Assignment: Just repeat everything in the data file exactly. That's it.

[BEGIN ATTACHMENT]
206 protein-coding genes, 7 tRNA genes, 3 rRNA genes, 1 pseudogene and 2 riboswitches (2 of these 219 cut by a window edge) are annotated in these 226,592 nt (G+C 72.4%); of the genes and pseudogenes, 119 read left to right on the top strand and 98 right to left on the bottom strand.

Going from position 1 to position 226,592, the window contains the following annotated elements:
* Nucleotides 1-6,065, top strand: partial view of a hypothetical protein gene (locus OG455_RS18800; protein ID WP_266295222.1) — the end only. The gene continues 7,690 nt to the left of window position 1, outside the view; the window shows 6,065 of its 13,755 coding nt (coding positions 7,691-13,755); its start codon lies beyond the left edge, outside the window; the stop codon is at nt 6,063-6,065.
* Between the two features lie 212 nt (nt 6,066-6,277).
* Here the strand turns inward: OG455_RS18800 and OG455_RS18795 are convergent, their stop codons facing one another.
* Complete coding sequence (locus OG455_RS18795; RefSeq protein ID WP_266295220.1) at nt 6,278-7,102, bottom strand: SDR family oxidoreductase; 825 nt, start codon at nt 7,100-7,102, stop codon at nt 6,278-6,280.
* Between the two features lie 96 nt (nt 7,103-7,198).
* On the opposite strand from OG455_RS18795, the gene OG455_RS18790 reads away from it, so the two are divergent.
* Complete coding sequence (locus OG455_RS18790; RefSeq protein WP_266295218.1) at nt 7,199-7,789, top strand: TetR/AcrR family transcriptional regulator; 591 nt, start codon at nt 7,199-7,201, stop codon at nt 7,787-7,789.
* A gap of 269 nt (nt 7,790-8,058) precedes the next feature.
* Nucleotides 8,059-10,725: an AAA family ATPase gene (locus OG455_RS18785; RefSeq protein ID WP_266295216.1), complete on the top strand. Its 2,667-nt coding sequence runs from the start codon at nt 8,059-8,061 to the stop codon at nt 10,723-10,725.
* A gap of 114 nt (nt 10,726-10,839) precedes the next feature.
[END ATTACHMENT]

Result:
206 protein-coding genes, 7 tRNA genes, 3 rRNA genes, 1 pseudogene and 2 riboswitches (2 of these 219 cut by a window edge) are annotated in these 226,592 nt (G+C 72.4%); of the genes and pseudogenes, 119 read left to right on the top strand and 98 right to left on the bottom strand.

Going from position 1 to position 226,592, the window contains the following annotated elements:
* Nucleotides 1-6,065, top strand: partial view of a hypothetical protein gene (locus OG455_RS18800; protein ID WP_266295222.1) — the end only. The gene continues 7,690 nt to the left of window position 1, outside the view; the window shows 6,065 of its 13,755 coding nt (coding positions 7,691-13,755); its start codon lies beyond the left edge, outside the window; the stop codon is at nt 6,063-6,065.
* Between the two features lie 212 nt (nt 6,066-6,277).
* Here the strand turns inward: OG455_RS18800 and OG455_RS18795 are convergent, their stop codons facing one another.
* Complete coding sequence (locus OG455_RS18795; RefSeq protein ID WP_266295220.1) at nt 6,278-7,102, bottom strand: SDR family oxidoreductase; 825 nt, start codon at nt 7,100-7,102, stop codon at nt 6,278-6,280.
* Between the two features lie 96 nt (nt 7,103-7,198).
* On the opposite strand from OG455_RS18795, the gene OG455_RS18790 reads away from it, so the two are divergent.
* Complete coding sequence (locus OG455_RS18790; RefSeq protein WP_266295218.1) at nt 7,199-7,789, top strand: TetR/AcrR family transcriptional regulator; 591 nt, start codon at nt 7,199-7,201, stop codon at nt 7,787-7,789.
* A gap of 269 nt (nt 7,790-8,058) precedes the next feature.
* Nucleotides 8,059-10,725: an AAA family ATPase gene (locus OG455_RS18785; RefSeq protein ID WP_266295216.1), complete on the top strand. Its 2,667-nt coding sequence runs from the start codon at nt 8,059-8,061 to the stop codon at nt 10,723-10,725.
* A gap of 114 nt (nt 10,726-10,839) precedes the next feature.